when the static whatever class is made it doesn''t need to make another whatever cause it(the static class) is already made??


but are you allowed to make a non-static class in the same class?

I dont'' get it.

#10 joeG   Members   -  Reputation: 172

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Posted 06 September 2000 - 05:58 PM

A singleton class is a class where only one object of the class type is instantiated throughout the life of the program. It is useful for dynamic loading of classes, because the class takes care of the loading for you or delegates it to a seperate class (usually termed a factory). You can only access new libraries through this one object.


joeG



#11 TheEarl   Members   -  Reputation: 122

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Posted 10 September 2000 - 08:30 PM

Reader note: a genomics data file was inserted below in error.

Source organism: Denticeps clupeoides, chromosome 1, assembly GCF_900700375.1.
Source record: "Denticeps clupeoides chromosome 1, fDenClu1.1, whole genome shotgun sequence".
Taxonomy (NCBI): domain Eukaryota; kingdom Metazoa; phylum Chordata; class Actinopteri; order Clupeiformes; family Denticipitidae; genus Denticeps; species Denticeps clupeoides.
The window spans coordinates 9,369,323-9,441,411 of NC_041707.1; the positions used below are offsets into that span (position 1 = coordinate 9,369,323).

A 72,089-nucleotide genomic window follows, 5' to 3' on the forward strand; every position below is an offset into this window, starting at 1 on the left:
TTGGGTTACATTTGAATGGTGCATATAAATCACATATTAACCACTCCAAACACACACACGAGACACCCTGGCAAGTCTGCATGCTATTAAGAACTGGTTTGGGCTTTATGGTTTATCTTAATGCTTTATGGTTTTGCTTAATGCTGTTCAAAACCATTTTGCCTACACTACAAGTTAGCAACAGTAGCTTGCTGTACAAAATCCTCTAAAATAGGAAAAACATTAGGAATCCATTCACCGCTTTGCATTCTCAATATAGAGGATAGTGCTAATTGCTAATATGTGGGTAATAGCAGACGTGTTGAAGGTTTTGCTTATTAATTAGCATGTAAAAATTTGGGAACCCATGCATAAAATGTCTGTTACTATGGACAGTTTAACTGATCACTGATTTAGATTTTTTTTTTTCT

To clarify that a little:

A singleton class is a class with a static getter which will return a single instance of a class, every class which calls that static method, will receive a reference to that one instance of a class.
The purpose of a singleton class, is to prevent the use of Global variables.
For example, Runtime.getRuntime() in Java, is an example of a singleton class.

Singleton classes and other similar concepts, are detailed in a book called "Design Patterns".

Happy Coding

#12 Hitman   Members   -  Reputation: 122

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Posted 14 September 2000 - 05:33 PM

This is in regards to the public vs private class variables. I don't see the difference in making a variable public, or making it private and creating a get/set method. Both are bad in my opinion. As an example: (this example is in no way complete, just using it as an example)

this:
            
class Sprite
{
private int x;
private int y;

void setX(int x)
{
this.x = x;
}
}

is really no different from this:


class Sprite
{
public int x;
public int y;
}